San Diego Gas & Electric (http://sdge.com/index/) (SDG&E) has received approval to move forward with construction of the approximately $1.9 billion, 120-mile Sunrise Powerlink (http://www.sdge.com/sunrisepowerlink/) transmission line from the Department of Agriculture's United States Forest Service (http://www.fs.fed.us/) (USFS). The new power line will increase the reliability of the power grid and transport renewable energy, such as solar, wind and geothermal power, from remote areas in southern California's Imperial Valley to residences and businesses in the San Diego region.
"This key decision (http://www.fs.fed.us/r5/cleveland/projects/sunrise-powerlink/in ex. shtml) accelerates the momentum for the Sunrise Powerlink, a project that will create much needed jobs, lower greenhouse gas emissions and bolster reliability for the region's power grid," said Jessie J. Knight, Jr., chief executive officer of SDG&E. "This project will access vast, untapped sources of renewable power for the people of San Diego County and help create a cleaner, more environmentally-responsible future for the region."
After a rigorous environmental review, the USFS issued a Record of Decision approving the construction, operation and maintenance of a 19-mile segment of the transmission line through the Cleveland National Forest (CNF).
The milestone decision joins key prior project approvals from the California Public Utilities Commission (http://www.cpuc.ca.gov/puc/) (CPUC) in late 2008 and the Department of the Interior's Bureau of Land Management (http://www.blm.gov/ca/st/en.html) in early 2009, and signals the imminent start of the project's construction. The permitting process and environmental reviews for the Sunrise Powerlink represent the most comprehensive completed for a power line in California history.
"California has two dozen renewable energy projects looking to break ground this year alone that will create thousands of jobs and billions of dollars of investment in our state. But, many of these projects will be built in remote locations in the desert, and we need more transmission lines, like the Sunrise Powerlink, to transport this renewable energy to population centers," said Calif. Gov. Arnold Schwarzenegger (http://gov.ca.gov/) . "I applaud the U.S. Forest Service for approving this important project that will play a critical role in bringing clean, renewable electricity to the cities where people live and work and improving our power grid's reliability. These are exactly the types of projects California needs to transition to a brighter clean-energy future."
"The Sunrise Powerlink is a vital connection to sustainable economic development in Imperial County," said Gary Wyatt, member of the Imperial County Board of Supervisors (http://www.co.imperial.ca.us/Supervisors/BoS.htm) . "This project will tap into the vast sources of locally-generated renewable energy and facilitate the creation of green jobs. These advances will make a tangible difference for residents and help benefit our region for generations to come."
When completed in 2012, the 500-kilovolt Sunrise Powerlink electric "superhighway" will have the capacity to carry at least 1,000 megawatts of clean power, or enough energy for 650,000 homes. The project will create 400 to 500 direct construction jobs and provide more than $100 million in annual energy savings.
"This is a great day for clean air and clean power in California," said Michael R. Peevey, president of the CPUC. "As the CPUC's original decision outlined, the Sunrise Powerlink is vital to making California's electric grid renewable-energy ready. We are pleased that the Forest Service concurred with our decision and has given this project a green light."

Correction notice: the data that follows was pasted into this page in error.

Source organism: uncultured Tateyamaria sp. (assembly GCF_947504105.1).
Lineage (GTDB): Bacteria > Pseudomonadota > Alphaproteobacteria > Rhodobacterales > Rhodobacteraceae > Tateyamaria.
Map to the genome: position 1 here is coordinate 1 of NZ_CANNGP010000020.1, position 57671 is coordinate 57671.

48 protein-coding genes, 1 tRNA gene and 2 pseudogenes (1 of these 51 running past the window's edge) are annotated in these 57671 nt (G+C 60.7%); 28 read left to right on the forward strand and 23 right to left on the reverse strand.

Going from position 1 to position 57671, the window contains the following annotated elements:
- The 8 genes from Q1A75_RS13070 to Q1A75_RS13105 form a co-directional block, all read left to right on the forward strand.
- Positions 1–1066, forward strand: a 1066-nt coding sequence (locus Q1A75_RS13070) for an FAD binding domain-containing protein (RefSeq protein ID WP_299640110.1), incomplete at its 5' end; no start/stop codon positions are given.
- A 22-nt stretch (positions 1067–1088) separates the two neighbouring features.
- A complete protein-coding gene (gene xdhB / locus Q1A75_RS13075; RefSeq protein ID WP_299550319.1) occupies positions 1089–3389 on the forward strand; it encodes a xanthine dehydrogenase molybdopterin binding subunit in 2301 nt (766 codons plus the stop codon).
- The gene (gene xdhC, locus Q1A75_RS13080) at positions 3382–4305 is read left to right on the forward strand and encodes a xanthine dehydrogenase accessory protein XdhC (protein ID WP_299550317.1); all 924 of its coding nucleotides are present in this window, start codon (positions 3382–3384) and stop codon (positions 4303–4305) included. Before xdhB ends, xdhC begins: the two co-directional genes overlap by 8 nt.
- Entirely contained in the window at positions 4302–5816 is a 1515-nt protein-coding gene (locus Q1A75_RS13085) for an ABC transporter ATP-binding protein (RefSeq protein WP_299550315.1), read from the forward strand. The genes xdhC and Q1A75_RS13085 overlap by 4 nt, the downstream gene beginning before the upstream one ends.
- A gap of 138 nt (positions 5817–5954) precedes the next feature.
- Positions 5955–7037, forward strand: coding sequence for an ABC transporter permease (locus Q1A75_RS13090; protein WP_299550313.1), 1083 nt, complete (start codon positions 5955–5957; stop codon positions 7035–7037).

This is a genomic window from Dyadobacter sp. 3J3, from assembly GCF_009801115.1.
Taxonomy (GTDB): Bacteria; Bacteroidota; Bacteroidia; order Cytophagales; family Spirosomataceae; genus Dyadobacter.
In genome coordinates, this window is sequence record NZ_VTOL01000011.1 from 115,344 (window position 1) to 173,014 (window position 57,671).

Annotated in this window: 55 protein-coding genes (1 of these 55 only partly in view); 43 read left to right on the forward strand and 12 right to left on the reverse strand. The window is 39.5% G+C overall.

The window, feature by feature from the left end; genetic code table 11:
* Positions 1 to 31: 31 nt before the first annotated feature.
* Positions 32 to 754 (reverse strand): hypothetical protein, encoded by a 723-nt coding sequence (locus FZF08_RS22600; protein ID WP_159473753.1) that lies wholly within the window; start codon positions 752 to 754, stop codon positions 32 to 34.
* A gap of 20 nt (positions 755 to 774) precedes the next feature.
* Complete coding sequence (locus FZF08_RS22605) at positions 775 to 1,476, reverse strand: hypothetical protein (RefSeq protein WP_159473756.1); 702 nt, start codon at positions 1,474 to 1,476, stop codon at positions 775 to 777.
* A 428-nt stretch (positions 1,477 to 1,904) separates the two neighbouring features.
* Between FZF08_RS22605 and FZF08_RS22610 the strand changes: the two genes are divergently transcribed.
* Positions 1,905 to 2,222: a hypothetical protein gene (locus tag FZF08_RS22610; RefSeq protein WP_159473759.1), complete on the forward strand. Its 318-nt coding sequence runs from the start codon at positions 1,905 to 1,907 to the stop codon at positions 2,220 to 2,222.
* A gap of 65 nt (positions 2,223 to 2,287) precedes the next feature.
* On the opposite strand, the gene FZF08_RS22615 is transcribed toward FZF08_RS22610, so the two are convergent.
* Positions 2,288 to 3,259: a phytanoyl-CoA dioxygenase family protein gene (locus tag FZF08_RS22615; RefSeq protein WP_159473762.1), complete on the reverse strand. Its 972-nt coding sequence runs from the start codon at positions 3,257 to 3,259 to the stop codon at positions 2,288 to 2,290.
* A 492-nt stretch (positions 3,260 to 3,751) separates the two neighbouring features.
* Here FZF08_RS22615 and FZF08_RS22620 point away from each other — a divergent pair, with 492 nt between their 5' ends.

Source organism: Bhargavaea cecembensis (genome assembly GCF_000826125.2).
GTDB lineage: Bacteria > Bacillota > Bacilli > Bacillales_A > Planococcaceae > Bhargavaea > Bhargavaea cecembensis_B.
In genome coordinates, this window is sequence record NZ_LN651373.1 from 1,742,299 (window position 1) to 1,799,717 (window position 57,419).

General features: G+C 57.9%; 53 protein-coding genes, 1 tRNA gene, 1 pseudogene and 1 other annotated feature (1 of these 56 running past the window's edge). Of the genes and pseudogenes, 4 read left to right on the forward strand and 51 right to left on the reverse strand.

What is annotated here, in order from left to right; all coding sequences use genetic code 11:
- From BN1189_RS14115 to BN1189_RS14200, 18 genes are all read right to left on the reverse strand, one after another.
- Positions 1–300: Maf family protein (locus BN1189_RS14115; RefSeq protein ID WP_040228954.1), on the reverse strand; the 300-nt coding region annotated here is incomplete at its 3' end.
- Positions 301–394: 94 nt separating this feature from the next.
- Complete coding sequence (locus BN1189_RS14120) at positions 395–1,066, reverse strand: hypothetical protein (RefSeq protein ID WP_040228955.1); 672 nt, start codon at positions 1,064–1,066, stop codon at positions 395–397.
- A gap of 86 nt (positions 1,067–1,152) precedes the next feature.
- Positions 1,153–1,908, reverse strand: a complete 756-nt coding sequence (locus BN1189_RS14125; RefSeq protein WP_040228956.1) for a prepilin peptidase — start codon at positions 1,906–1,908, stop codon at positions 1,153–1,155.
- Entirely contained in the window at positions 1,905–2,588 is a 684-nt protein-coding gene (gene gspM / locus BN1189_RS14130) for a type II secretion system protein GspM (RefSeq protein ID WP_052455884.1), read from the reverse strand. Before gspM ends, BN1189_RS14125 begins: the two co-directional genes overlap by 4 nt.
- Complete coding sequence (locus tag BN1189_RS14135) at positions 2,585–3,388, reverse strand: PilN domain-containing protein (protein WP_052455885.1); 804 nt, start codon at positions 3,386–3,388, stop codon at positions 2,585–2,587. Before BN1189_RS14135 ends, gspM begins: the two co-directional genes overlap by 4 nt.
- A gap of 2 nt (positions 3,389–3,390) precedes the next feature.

The environmental review process, a collaborative effort between SDG&E, USFS and other federal, state and local agencies, has led to several modifications that will substantially reduce the environmental impacts of the project, including preserving sensitive resources within CNF. Even with these modifications, SDG&E recognizes there is opposition to the project and pending legal challenges, and is committed to working with the communities impacted by project construction.
"The Sunrise Powerlink will help shape California's clean energy future," said Dian M. Grueneich, commissioner at the CPUC. "It will bolster renewable energy development in the Imperial Valley, bringing clean energy jobs to that region, and help us to reach our state's clean energy goals."
"This project includes the upgrade of existing equipment and the addition of new infrastructure that will substantially enhance the reliability of our network," said Michael R. Niggli, president and chief operating officer of SDG&E. "We will start work and look forward to completing this important project by the summer of 2012, thereby taking a major step toward a smarter, greener grid."
SDG&E is currently working with the CPUC to finalize Notices to Proceed on non-transmission related construction activities taking place on private lands, including system upgrades, construction yards and field offices. These non-transmission construction activities are expected to begin later this summer, while construction of the transmission line is expected to start this fall.
SDG&E (http://sdge.com/aboutus/) is a regulated public utility that provides safe and reliable energy service to 3.4 million consumers through 1.4 million electric meters and more than 840,000 natural gas meters in San Diego and southern Orange counties. The utility's area spans 4,100 square miles. SDG&E is committed to creating ways to help our customers save energy and money every day. SDG&E is a subsidiary of Sempra Energy (http://sempra.com/) (NYSE: SRE), a Fortune 500 energy services holding company based in San Diego.